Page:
The set of stimuli consisted of three first-order and three second-order objects (Figure 1B). Each object had two shape versions—a square and a circle of size 5 deg, width and diameter, respectively. The first-order objects had a different luminance or color relative to a uniform gray background (luminance = 11.7 cd/m2). The three first-order stimuli were characterized by (a) high luminance (36.2 cd/m2; Michelson contrast = 51%), (b) low luminance (17.3 cd/m2; contrast = 12%), and (c) isoluminant color (green), respectively. Each first-order stimulus had a clearly discernable edge in contrast to the second-order objects. The latter were defined by orientation or identity differences of object elements relative to background elements. The three second-order objects were textures characterized by (a) orientation: horizontal lines embedded among vertical lines or vice versa, (b) pop-out: O's embedded among +'s or vice versa, and (c) conjunction: L's embedded among T's or vice versa, respectively. The lines in the orientation texture were 1.4 × 0.1 deg and the letters in the other two textures were 0.7 × 0.7 deg in size, and all had high luminance (36.2 cd/m2). The lines were placed in random locations with the restriction that they do not overlap each other; the letters were spaced 1.1 deg apart in a regular grid. On each trial, the identity of the object element (orientation of the lines or the identity of the letters) was picked randomly. The background elements had the complementary identity and covered the entire screen such that there was no discernible edge. In orientation and pop-out textures, the identities of the object and background elements differed by a single feature, whereas in the conjunction stimulus, the features of object and background elements were shared but differed in their conjunction.

Figure 1. 

Procedure and objects. (A) Timeline of a single trial. An object is presented briefly (60 msec), and the observer is asked to report its shape. (B) Examples of the objects that were used in the experiment. The top row shows the various first-order (edge-defined) objects, and the bottom row shows the second-order (texture-defined) objects. The background elements for texture objects covered the entire screen.

Figure 1. 

Procedure and objects. (A) Timeline of a single trial. An object is presented briefly (60 msec), and the observer is asked to report its shape. (B) Examples of the objects that were used in the experiment. The top row shows the various first-order (edge-defined) objects, and the bottom row shows the second-order (texture-defined) objects. The background elements for texture objects covered the entire screen.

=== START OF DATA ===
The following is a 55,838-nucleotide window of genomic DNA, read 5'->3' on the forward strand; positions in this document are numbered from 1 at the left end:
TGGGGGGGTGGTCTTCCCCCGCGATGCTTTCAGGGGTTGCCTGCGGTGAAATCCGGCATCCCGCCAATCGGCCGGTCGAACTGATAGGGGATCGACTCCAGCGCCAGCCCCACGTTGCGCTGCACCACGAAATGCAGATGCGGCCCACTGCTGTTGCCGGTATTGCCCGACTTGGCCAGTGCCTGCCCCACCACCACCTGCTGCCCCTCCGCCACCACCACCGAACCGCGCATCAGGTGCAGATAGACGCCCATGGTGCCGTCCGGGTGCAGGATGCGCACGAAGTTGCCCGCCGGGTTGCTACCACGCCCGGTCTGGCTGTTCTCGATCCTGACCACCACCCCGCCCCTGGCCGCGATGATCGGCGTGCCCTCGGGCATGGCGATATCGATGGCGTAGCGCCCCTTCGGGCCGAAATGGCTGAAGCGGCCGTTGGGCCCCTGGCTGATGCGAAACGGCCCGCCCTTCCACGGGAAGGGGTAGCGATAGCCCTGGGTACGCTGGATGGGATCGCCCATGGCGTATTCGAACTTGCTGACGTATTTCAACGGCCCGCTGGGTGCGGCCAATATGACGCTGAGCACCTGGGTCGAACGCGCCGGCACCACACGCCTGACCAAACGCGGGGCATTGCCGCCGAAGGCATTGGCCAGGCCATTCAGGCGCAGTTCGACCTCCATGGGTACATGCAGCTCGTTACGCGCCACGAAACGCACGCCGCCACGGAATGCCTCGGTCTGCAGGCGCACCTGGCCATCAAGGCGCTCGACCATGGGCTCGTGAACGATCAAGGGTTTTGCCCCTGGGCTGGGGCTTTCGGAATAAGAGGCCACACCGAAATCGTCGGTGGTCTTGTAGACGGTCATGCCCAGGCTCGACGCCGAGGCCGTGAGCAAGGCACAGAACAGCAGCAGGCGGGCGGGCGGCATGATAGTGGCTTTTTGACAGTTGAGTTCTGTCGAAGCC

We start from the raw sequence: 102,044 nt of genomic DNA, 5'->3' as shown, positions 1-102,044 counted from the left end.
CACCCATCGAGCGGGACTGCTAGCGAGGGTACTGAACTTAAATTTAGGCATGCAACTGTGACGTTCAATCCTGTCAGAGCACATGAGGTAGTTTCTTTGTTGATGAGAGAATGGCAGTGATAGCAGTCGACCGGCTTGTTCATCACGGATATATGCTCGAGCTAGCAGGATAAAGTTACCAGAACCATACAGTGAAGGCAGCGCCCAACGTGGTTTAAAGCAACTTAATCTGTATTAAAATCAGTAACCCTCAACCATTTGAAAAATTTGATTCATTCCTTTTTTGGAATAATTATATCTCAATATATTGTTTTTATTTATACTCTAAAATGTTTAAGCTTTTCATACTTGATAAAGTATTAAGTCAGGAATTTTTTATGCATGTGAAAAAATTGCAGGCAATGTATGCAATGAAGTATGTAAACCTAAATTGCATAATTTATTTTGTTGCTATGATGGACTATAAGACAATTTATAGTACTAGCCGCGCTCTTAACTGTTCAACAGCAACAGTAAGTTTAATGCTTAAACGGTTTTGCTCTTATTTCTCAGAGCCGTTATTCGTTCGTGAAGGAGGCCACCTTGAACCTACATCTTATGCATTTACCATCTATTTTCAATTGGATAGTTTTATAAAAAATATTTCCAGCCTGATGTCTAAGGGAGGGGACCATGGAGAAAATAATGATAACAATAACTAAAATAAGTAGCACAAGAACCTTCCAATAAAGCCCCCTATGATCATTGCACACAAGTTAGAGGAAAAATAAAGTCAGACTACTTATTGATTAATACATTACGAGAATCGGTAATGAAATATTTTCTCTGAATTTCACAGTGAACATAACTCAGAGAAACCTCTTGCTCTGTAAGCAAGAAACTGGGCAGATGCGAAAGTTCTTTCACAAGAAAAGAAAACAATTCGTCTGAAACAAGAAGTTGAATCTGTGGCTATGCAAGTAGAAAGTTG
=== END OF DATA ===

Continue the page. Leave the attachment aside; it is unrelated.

Experimental Procedure

First, we determined the isoluminant green for each observer using heterochromatic flicker photometry (Ives & Kingsbury, 1914). A green object at a randomly selected luminance was presented at an eccentricity of 10 deg to the left or right of a black fixation square (size 0.7 deg) along the horizontal meridian. The object was created by activating only the green channel of the monitor, with the other two color channels providing no output. The object was either a square or a circle of size 5 deg (width or diameter). It flickered at 15 Hz with each cycle consisting of two frames: one frame contained the object embedded in the gray background and the other only the background (square-wave modulation). The observer was asked to adjust the luminance of the flickering object using key presses, while maintaining fixation on the fixation square, until the perception of flicker was minimal or absent. Ten trials were run with five trials for each location (left/right). The average of the reported luminance across the five trials for each location was taken as the observer's isoluminant point for green for that location.

In the main experiment, we tested six object types, described above. There were 210 trials per object type, with 105 trials on each side of fixation, for a total of 1260 trials per observer. The order of object type and location was randomized. The shape of the object was randomly chosen on each trial. Each trial was as follows (Figure 1A). A key press initiated the trial; 1 sec later, an object was presented for 60 msec at an eccentricity of 10 deg along the horizontal meridian. The observer was asked to maintain fixation during this period and report the shape of the object as quickly as possible with a key press. The response and the RT were recorded. Visual feedback was provided on each trial. EEG was simultaneously recorded. Observers were asked to perform a task orthogonal to the question of interest: How is object position encoded? They performed a shape discrimination task and did not report object location to ensure that (a) motor signals indicating left or right locations did not inadvertently contaminate the data, (b) they were paying attention to the stimulus, and (c) they engaged in an identification task, which is a key variable in testing the two hypotheses. We chose to present the objects to the left or right of fixation in different hemifields because this requires only coarse localization of the objects. Higher visual areas can reliably encode the hemifield locations of objects that they isolate (Carlson, Hogendoorn, Fonteijn et al., 2011; Cichy et al., 2011; Hemond, Kanwisher, & Op de Beeck, 2007; Macevoy & Epstein, 2007; DiCarlo & Maunsell, 2003). This allowed us to directly test the two hypotheses regarding the nature and time course of coarse location representation in the brain.

EEG Acquisition